Expansion of area under suitable regions of the states was given top priority as a major development programme of the Board. Apart from traditional belts, the crop was introduced successfully in the non -traditional belts of the country, like Bastar in Madhya Pradesh, Purnea and Saharsa in Bihar, and in the states of Tripura, Arunachal Pradesh and Nagaland. With the implementation of the subsidy programme for the past 16 -year, an additional area of more than 82500 ha has been brought under coconut. This programme received encouraging response from the earning

community especially from the non-traditional belt. The programme implemented at various stages contributed much to the production grant as well. The present highest production of 13968 million nuts was attend from a base level production of 5807 million nuts recorded at the time of formation of the coconut development board. The productivity improvement programmes implemented by the board could make favorable impact in stepping of the productivity too at the all India level, by reversing the negative trend productivi ty. As on today India stands in the forefront in coconut productivity in the world with a record of 7777 nuts per ha. This was as low as 4980 nuts during 1983. Death of quality planting material was the measure lacuna in the production and productivity improvement programme. The lacuna was solved great extent by the production and distribution of good quality seeding through the establishment of demonstration seed production farm and coconut nurseries in different region in the country. The board also

assisted the non-traditional trades in the procurement of quality seed nuts for their nursery programmes.

TECHNOLOGY PROCESSING

DEVELOPMENT

ON

POST

HARVEST

When the coconut development board came into existence most harvest processing was in infancy and was confined to traditional copra processing and oil milling in the country. Development of technology for product utilization within the country itself was therefore identified as the measure thrust area and the board has been successful to a great extent. Coconut development board could develop technology with the help of institutions like CFTRI, BFRL and though its own laboratory for products like coconut cream, coconut milk powder, vinegar from mature coconut water and noted-coco. To promote marketing of coconut and its products sale outlets were opened in different traditional and non-traditional areas in order to create awareness of coconut products among the people.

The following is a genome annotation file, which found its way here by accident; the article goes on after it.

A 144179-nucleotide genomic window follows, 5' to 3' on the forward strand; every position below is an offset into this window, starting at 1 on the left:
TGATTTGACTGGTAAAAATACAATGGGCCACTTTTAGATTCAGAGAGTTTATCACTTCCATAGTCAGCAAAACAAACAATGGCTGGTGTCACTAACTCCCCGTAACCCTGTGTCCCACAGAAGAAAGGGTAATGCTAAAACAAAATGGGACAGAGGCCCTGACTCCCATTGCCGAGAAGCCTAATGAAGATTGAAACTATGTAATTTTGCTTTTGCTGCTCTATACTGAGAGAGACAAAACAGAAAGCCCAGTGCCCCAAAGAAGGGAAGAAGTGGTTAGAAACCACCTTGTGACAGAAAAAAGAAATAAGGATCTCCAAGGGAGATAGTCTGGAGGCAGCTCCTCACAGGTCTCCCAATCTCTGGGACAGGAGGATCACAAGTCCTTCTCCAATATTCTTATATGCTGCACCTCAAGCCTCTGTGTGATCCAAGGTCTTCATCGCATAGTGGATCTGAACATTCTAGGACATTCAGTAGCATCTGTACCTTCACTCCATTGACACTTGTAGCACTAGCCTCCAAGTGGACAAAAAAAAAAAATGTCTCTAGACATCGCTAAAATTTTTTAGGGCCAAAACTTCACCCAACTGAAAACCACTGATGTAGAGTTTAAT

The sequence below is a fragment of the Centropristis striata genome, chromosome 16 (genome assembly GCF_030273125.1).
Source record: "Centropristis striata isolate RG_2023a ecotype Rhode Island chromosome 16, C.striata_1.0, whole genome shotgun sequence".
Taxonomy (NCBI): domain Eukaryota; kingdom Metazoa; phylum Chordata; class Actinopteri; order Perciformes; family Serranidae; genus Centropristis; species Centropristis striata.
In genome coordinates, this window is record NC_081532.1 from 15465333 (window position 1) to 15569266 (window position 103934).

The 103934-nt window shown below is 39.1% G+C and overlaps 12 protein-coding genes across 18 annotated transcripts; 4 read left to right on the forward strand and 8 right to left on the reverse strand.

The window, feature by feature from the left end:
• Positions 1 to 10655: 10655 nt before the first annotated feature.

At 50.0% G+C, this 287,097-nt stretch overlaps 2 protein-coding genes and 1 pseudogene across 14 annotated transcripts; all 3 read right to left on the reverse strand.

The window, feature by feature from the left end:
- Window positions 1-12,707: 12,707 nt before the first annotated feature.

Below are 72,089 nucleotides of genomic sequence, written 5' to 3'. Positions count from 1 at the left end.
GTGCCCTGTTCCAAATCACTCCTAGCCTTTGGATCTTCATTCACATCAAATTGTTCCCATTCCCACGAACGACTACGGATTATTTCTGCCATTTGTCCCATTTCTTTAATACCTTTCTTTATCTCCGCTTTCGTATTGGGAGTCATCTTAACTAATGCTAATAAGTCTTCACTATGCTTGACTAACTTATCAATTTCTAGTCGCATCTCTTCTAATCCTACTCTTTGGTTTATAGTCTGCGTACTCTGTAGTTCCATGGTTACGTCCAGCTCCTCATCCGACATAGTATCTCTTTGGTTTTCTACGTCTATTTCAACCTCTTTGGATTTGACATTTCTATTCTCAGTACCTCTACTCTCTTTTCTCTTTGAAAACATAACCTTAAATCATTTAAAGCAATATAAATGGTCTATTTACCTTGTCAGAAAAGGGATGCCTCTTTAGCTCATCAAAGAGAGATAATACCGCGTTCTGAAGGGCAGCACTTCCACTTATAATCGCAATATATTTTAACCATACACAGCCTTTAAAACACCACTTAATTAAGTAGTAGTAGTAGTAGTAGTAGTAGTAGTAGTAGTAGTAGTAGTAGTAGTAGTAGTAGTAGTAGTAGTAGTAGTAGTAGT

COCONUT PRODUCTS AND INDUSTRIES


Coconut farm forms an important component in the socio-economic and cultural life of every Indian household. Coconut palm provide a large sustainable resource for food fuel, feed, energy, timber, fiber and numerous other products in addition to the wholesome and refreshing drink of the tender nut. The dried kernel of the mature nut yield oil which is used for edible and industrial purposes nearly 60% of the coconut production in the

country is devoted for domestic edible use, drinking purposes tender nut and religious use. This itself is an ample testimony for its importance as a food crop. Coconut is also consumed for culinary purposes in India and Srilanka and as processed food in several Asia-pacific countries. The husk of the mature nut provides fiber use for making coir and coir products. The shell is an important source of fuel in rural household. The trunk of the coconut palm provides timber for the furniture and handicraft items. The least provides material for the construction thatched sheds and for use as fuel among the measure coconut growing country India rank first in the production of coconuts, with a total production of 13968 million nuts covering area of 1.795 million hectares coconut sector contributes to the economic development of the country in various ways. It provides valuable foreign exchange to the turn of Rs. 250 crores through the export of coir and coir products, a wide tax base for collection of government revenue and abundant source of raw material for down stream industrial development. Coconut cultivation and industry in India provides an income to more that 10 million families for their livelihood besides contributing towards the edible oil output in the country. Although India has made substantial contribution towards coconut production, the pace of development in the post harvest processing sector has been rather slow compare to other coconut country such as Philippines, Indonesia, Sri Lanka, Thailand and Malaysia. The coconut processing in India is currently confined to copra making, oil milling and manufacturing of coir and coir p roducts. The